Business leaders wishing to build a world-changing business are best served when they embed those intentions in their corporate structure; otherwise, the world may change their business.
Failing to embed purpose into their legal DNA may threaten their mission or independence, especially in the public markets under the continuous pressure of short-termism. Skeptics might read what Chief Justice Leo E. Strine, Jr. says in The Dangers of Denial.
While public companies have unique challenges in pursuing adoption of the benefit corporation legal structure (which Etsy was required to do to maintain its B Corp Certification), in general global institutional investors have already accepted the benefit corporation structure for public companies. Laureate Education (NASDAQ:LAUR) raised $490 million in an initial public offering earlier this year using the benefit corporation structure. Prior, an existing multi-billion dollar publicly traded company in Brazil, Natura (BVMF:NATU3), amended its governing documents to the same effect, and later acquired UK-headquartered The Body Shop for ~$1 billion dollars. More recently, the CEO of the French Fortune 500 food company, Danone (BN:EN) announced at his 2017 shareholder meeting that Danone was committed to pursuing B Corp Certification, and Danone’s $6 billion dollar North American subsidiary, DanoneWave, has already adopted the benefit corporation legal structure. A Credit Suisse analyst pointed to Danone’s commitment and its legal ramifications as one reason Danone was unlikely to be forced to accept an unwanted takeover offer from 3G/Kraft-Heinz. In addition, more than 5,000 private companies have adopted the benefit corporation structure, many with significant venture capital and private equity investors, from Andreesen Horowitz to Mark Zuckerberg, who expect a public exit. More on How Investors Really Feel About B Corps.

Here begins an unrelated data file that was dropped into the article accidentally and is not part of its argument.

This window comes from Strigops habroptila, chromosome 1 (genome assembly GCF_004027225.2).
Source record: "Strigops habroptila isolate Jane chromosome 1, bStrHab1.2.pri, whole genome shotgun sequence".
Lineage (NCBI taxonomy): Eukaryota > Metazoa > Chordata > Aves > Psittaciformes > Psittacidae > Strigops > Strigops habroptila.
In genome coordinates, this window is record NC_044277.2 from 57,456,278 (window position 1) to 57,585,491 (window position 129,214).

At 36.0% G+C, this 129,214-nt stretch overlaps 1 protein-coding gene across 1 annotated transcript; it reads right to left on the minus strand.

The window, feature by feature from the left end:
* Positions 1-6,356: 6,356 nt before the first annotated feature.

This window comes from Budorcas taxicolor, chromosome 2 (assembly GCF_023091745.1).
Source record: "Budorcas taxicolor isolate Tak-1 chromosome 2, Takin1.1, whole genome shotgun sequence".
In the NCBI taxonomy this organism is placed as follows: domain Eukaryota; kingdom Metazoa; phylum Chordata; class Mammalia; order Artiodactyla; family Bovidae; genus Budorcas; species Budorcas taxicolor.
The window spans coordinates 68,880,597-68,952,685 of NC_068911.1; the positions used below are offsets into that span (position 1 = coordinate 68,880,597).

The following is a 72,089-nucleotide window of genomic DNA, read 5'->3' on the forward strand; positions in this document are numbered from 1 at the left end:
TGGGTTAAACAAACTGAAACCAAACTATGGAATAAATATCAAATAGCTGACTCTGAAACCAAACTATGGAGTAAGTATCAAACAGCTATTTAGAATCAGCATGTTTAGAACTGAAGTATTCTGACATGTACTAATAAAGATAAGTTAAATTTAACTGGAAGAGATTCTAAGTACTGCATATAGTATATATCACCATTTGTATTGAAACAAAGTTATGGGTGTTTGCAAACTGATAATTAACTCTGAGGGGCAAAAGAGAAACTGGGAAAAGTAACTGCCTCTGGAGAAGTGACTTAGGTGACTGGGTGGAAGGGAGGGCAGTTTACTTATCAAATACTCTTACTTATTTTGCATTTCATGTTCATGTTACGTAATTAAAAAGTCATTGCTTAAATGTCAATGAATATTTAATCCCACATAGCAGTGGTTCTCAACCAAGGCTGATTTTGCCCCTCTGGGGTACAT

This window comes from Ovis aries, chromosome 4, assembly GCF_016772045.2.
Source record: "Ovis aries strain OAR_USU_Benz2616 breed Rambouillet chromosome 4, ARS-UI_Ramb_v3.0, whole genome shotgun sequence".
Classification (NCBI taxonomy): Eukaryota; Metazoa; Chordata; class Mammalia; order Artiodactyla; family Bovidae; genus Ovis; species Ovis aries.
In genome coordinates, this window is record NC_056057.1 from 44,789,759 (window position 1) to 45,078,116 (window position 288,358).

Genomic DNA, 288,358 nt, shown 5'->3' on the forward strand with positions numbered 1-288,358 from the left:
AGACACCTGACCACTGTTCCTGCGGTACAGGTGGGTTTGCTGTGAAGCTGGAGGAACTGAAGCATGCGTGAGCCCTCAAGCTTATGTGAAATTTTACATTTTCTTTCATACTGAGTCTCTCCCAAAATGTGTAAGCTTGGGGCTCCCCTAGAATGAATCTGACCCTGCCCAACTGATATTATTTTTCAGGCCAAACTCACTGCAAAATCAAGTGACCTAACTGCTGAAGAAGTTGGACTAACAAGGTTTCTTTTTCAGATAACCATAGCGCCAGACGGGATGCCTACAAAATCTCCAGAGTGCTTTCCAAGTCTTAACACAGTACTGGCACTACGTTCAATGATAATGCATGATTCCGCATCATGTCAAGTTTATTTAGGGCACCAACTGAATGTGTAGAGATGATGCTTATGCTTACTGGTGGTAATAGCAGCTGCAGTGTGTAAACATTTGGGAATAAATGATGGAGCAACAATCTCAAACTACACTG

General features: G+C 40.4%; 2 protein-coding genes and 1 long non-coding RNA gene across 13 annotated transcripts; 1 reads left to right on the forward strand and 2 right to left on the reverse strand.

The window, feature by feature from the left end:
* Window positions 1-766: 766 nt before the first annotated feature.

B Lab is grateful for the contributions Etsy has made in the past to the accelerating momentum of the B Corp movement. B Lab hopes that Etsy will continue to use the B Impact Assessment as an internal tool for impact management and employee engagement. B Lab looks forward to exploring with Etsy the possibility of developing a new tool for external communications and public accountability by companies seeking to engage meaningfully with the B Corp movement but are not Certified B Corps. The B Impact Assessment is the global standard for impact management, currently used by more than 15,000 businesses to assess, compare, and improve their social and environmental impact. Many companies use the B Impact Assessment to build the trust and affection of their customers, suppliers, and employees through the use of credible, comparable, comprehensive, and transparent third party standards by which their stakeholders can assess their impact.